Daniel Kish

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Daniel Kish

Daniel Kish (born 1966 in Montebello, California[1]) is an American expert in human echolocation and President of World Access for the Blind, a non-profit founded in 2000 to facilitate "the self-directed achievement of people with all forms of blindness" and increase public awareness about their strengths and capabilities.[2] Kish and his organization have taught echolocation to at least 500 blind children around the world.[3] Kish, who has been blind since he was 13 months old, is the first totally blind person to be a legally Certified Orientation and Mobility Specialist (COMS) and to hold a National Blindness Professional Certification (NOMC).[2][4] He also holds masters degrees in developmental psychology and special education.[2]

Kish's work has inspired a number of scientific studies related to human echolocation. In a 2009 study at the University of Alcalá in Madrid, ten sighted subjects were taught basic navigation skills within a few days. The study aimed to analyze various sounds which can be used to echo-locate and evaluate which were most effective.[5][6] In another study, MRI brain scans were taken of Kish and another echolocation expert to identify the parts of the brain involved in echolocation, with readings suggesting "that brain structures that process visual information in sighted people process echo information in blind echolocation experts."[7][8]

In popular culture[edit]

Kish made a cameo appearance in the 2012 Indian Tamil film Thaandavam. He was also featured in the "Watch This" episode in season 1 of National Geographic's Brain Games.

Bibliography[edit]

  • Kish DC (1995) "Evaluation of an Echo-Mobility Program for Young Blind People [Master's thesis]. San Bernardino (California): Department of Psychology, California State University. 277 p.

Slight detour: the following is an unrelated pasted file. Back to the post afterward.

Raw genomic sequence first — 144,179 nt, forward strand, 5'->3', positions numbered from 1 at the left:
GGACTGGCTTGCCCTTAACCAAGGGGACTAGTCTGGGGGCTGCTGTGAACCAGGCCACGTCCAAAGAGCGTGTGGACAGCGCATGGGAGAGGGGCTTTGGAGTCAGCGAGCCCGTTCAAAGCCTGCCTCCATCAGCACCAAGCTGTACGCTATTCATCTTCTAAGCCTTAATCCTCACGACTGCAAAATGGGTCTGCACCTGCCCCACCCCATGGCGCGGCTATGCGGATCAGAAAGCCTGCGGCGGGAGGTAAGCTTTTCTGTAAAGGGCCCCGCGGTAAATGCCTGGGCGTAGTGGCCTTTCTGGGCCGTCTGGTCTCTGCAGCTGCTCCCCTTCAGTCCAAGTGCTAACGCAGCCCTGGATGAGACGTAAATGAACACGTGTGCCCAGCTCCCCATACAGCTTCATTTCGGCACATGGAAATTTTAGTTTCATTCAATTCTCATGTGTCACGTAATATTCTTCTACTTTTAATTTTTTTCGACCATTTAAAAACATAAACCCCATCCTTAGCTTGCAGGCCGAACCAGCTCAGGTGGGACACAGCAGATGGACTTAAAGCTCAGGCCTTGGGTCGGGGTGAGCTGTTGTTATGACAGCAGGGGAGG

• Poptech demonstration http://poptech.org/popcasts/daniel_kish_blind_vision

References[edit]

  1. ^ "The Blind Man Who Taught Himself To See". Men's Journal. Retrieved 2011-11-09. 
  2. ^ a b c "World Access for the Blind Web site". Retrieved November 9, 2011. 
  3. ^ John D. Sutter (11 November 2011). "Blind man uses his ears to see". CNN. Cable News Network. Turner Broadcasting System, Inc. Retrieved 23 September 2013. 
  4. ^ "Scientists Develop Echolocation In Humans To Aid The Blind". ScienceDaily. June 30, 2009. Retrieved November 10, 2011. 
  5. ^ Rojas et al. (March–April 2009). "Physical Analysis of Several Organic Signals for Human Echolocation: Oral Vacuum Pulses". Acta Acustica 95 (2): 325–330. doi:10.3813/AAA.918155. 
  6. ^ Ravilious, Kate (July 6, 2009). "Humans Can Learn to "See" With Sound, Study Says". National Geographic News. Retrieved November 10, 2011. 
  7. ^ Thaler, L; Arnott, SR, Goodale, MA (May 25, 2011). "Neural Correlates of Natural Human Echolocation in Early and Late Blind Echolocation Experts". PLoS ONE 6 (5). doi:10.1371/journal.pone.0020162. PMC 3102086. PMID 21633496. Retrieved November 9, 2011. 
  8. ^ "The brain on sonar – how blind people find their way around with echoes". Discover Magazine. Retrieved November 9, 2011. 

Further reading[edit]